Kristen Ward, Helen Clark and Joanna Mitrega are not cast members of the popular British TV drama series “Call the Midwife,” currently airing on Netflix and local PBS stations.
They are the real thing – midwives – who joined Partners in Women’s Health in April, and longtime obstetrics and gynecology specialist Dr. Felix Bigay, also of Partners in Women’s Health and the Cleveland Clinic Indian River Hospital, is clearly delighted to have them working with local mothers-to-be here in Vero.
Now, in case your midwifery lexicon is a little out of date, Ward, Clark and Mitrega are all CNMs, or “certified nurse midwives,” a type of healthcare professional the National Institutes of Health and Tampa’s Johns Hopkins All Children’s Hospital are impressed with.
Hopkins says “studies have shown that midwife-supervised births produce excellent outcomes with fewer medical interventions than average.”
NIH is equally upbeat: “CNM care appears particularly well-suited to help solve two difficult problems in U.S. obstetric care – our country’s slow progress in improving the health status of newborns, and the excessive use of medical interventions during childbirth.
“CNMs,” the NIH continues, “focus on childbirth as a normal event, emphasizing the educational and psychosocial aspects of care and the judicious use of technological interventions.”
Dr. Bigay adds that CNMs work with women throughout their pregnancies.
“CNMs,” he says, “can provide prenatal care and gynecological care. Also, they are trained to manage labor and postpartum care. They can order pain medication and epidurals, and assist on cesarean sections. All this with a backup of an OB/GYN physician here at CCIRH.
“The patient can have the benefit of having a CNM with them during the whole laboring and delivery process [while] having the peace of mind that an OB/GYN is close by if any complication arises.”
And, he adds, CNMs can and do work with women even before they are pregnant.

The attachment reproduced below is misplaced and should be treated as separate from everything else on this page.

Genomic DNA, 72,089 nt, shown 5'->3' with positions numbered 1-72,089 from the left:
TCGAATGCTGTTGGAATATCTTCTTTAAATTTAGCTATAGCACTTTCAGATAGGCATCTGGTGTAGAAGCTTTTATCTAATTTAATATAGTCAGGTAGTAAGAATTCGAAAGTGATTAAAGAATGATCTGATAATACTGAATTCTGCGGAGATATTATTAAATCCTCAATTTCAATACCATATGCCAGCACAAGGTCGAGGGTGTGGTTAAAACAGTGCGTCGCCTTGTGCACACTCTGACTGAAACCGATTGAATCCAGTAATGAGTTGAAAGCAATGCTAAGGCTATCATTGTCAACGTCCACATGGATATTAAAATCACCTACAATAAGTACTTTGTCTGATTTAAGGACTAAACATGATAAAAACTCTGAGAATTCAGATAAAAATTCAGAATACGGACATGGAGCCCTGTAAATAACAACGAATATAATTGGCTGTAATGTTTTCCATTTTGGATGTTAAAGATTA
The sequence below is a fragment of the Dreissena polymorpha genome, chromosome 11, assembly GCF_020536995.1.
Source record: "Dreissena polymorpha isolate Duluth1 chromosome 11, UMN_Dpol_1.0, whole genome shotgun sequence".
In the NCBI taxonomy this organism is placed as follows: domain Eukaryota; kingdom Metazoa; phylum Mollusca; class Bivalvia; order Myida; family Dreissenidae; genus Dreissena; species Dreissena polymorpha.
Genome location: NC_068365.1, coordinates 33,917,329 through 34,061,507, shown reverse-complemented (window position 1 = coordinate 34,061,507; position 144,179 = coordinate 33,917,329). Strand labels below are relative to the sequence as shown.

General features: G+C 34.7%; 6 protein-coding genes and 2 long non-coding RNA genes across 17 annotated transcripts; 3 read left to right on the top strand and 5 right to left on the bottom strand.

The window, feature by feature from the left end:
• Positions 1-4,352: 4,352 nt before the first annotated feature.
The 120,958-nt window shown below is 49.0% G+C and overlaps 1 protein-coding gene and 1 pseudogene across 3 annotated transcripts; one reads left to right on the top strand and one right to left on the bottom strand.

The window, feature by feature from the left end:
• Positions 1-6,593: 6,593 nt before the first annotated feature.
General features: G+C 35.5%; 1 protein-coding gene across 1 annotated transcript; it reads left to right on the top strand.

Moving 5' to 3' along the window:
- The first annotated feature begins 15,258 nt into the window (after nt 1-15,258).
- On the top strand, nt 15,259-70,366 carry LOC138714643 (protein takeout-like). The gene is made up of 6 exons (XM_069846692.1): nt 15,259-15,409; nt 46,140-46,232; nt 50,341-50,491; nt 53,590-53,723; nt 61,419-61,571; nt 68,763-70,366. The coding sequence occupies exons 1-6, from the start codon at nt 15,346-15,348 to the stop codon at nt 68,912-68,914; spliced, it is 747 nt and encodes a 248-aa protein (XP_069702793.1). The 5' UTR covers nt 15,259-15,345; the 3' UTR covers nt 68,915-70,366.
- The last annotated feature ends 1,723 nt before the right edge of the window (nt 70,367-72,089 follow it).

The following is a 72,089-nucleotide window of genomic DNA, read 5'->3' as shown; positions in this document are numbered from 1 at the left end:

“Ideally a woman should contact an OB/GYN or a CNM before pregnancy,” Bigay explains. “That is a pre-conception visit and, in that visit, we evaluate the woman for medical issues that could interfere with her pregnancy.” He quickly adds that, even if there has not been a pre-pregnancy visit, women should contact Partners in Women’s Health as soon they find out they are pregnant.
The biggest downside of the whole midwife situation? NIH says “despite the fact that CNM care has been found to be safe and cost-effective, only a small fraction of those pregnant women who could benefit from CNM care use midwifery services.”
But that may be changing now. In Vero Beach, anyway. Midwifery is nothing new.
It has been around just about as long as the human race, but it did fall on hard times for many decades, in no small part because of, as NIH puts it, “a lack of consumer awareness” and “practice restrictions most commonly due to state laws and hospital policies.”
Florida, however, has aggressively promoted the use of CNM care as the standard of practice for healthy pregnant women and Bigay, Partners in Women’s Health and Cleveland Clinic Indian River Hospital have all embraced the presence of CNMs from pre-pregnancy to pregnancy to delivery and beyond.
Finally, Bigay points out, “here at CCIRH and Partners in Women’s Health, we take care of all pregnant patients irrespective of insurance or ability to pay for care.
Dr. Felix Bigay is an obstetrics and gynecology specialist at Partners in Women’s Health and Cleveland Clinic Indian River Hospital. His office is at 1050 37th Place, Suite 101. The phone number is 772-770-6116.